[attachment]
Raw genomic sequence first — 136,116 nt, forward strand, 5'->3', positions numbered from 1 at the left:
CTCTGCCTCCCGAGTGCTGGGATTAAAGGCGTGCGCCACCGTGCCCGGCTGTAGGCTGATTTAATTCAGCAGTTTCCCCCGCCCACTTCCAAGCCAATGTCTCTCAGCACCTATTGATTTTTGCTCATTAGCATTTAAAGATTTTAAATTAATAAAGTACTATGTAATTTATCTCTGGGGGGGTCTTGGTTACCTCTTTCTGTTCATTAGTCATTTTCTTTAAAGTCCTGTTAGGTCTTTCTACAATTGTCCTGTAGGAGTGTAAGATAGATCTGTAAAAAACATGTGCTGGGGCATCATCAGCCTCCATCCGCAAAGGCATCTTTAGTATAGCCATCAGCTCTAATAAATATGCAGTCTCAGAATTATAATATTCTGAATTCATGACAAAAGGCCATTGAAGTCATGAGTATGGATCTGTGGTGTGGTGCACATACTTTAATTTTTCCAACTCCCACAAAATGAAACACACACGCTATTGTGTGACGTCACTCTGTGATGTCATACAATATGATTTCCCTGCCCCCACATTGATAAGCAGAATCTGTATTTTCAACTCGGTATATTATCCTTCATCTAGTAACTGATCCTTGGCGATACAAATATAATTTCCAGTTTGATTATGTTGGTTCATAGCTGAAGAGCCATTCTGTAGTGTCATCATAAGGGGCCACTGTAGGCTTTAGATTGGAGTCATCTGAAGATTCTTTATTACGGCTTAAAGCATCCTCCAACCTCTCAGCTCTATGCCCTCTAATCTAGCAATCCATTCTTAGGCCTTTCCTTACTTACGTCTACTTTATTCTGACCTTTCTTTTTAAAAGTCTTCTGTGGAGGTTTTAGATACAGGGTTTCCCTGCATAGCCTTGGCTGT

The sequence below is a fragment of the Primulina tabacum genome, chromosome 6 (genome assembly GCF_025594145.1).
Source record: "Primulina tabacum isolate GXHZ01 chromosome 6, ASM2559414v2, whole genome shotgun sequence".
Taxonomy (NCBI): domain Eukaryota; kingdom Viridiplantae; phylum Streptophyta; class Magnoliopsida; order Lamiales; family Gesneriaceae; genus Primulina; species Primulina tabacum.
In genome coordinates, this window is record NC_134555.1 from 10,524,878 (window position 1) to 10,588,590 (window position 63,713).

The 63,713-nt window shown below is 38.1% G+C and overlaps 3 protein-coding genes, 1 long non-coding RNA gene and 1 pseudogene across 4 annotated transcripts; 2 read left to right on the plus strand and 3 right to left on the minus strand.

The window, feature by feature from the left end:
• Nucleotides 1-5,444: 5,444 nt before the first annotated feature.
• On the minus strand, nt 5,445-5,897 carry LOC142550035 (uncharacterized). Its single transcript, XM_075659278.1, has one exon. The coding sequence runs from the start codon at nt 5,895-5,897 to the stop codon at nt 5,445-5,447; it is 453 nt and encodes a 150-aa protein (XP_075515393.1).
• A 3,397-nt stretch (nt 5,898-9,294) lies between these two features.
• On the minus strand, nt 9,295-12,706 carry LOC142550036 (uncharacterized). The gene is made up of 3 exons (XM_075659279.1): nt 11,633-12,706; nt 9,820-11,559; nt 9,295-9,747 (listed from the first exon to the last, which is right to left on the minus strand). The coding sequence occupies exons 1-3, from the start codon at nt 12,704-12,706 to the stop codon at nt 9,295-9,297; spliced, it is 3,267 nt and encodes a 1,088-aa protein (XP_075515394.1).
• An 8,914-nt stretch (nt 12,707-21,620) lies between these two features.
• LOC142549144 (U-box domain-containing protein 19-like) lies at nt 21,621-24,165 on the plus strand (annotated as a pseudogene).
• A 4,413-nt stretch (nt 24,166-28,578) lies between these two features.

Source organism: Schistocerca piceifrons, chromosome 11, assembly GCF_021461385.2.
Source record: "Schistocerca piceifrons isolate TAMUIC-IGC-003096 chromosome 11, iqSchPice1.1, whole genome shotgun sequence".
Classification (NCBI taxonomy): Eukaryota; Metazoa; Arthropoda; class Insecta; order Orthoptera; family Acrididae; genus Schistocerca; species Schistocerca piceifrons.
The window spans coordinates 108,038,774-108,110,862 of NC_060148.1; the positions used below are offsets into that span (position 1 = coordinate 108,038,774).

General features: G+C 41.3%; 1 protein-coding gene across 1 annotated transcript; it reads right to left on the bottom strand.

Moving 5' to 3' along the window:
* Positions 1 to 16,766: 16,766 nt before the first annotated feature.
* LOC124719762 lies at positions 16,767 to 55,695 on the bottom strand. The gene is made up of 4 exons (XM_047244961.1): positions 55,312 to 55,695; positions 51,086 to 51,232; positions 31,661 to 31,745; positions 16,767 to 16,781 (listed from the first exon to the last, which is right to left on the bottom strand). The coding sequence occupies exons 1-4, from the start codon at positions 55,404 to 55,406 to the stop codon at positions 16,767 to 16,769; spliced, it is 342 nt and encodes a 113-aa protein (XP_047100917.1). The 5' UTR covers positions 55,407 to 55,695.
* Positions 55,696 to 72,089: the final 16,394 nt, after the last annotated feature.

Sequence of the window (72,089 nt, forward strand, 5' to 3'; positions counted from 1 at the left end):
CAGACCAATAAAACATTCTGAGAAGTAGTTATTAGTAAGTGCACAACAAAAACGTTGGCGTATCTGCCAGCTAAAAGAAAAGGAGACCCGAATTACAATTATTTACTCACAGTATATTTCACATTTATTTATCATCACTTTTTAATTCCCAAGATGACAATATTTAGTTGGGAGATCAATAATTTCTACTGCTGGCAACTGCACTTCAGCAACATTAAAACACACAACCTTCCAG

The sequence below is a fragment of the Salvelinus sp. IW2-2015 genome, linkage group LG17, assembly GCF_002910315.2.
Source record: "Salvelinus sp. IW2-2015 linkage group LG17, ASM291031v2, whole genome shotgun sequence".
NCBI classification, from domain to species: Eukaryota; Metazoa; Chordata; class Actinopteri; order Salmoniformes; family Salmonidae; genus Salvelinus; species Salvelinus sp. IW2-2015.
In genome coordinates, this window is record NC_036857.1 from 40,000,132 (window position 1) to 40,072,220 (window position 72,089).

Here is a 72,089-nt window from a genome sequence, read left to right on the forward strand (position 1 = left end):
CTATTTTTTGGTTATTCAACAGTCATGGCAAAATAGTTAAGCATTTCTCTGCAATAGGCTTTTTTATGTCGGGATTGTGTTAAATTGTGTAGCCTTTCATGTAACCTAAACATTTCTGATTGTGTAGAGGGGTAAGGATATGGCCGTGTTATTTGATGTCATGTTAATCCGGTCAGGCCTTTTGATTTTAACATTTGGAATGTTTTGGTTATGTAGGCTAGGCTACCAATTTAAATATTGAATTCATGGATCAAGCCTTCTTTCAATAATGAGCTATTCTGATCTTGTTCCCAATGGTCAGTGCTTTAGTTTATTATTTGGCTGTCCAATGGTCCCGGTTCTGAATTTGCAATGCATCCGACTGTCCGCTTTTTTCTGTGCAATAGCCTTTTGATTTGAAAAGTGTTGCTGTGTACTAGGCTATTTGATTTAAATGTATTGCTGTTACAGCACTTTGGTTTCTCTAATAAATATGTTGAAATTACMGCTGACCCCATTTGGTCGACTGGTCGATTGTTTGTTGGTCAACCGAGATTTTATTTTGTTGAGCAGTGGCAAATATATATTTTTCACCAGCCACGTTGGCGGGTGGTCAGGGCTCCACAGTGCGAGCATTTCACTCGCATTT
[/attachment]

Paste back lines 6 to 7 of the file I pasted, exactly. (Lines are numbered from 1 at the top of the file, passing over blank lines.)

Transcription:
In genome coordinates, this window is record NC_134555.1 from 10,524,878 (window position 1) to 10,588,590 (window position 63,713).

The 63,713-nt window shown below is 38.1% G+C and overlaps 3 protein-coding genes, 1 long non-coding RNA gene and 1 pseudogene across 4 annotated transcripts; 2 read left to right on the plus strand and 3 right to left on the minus strand.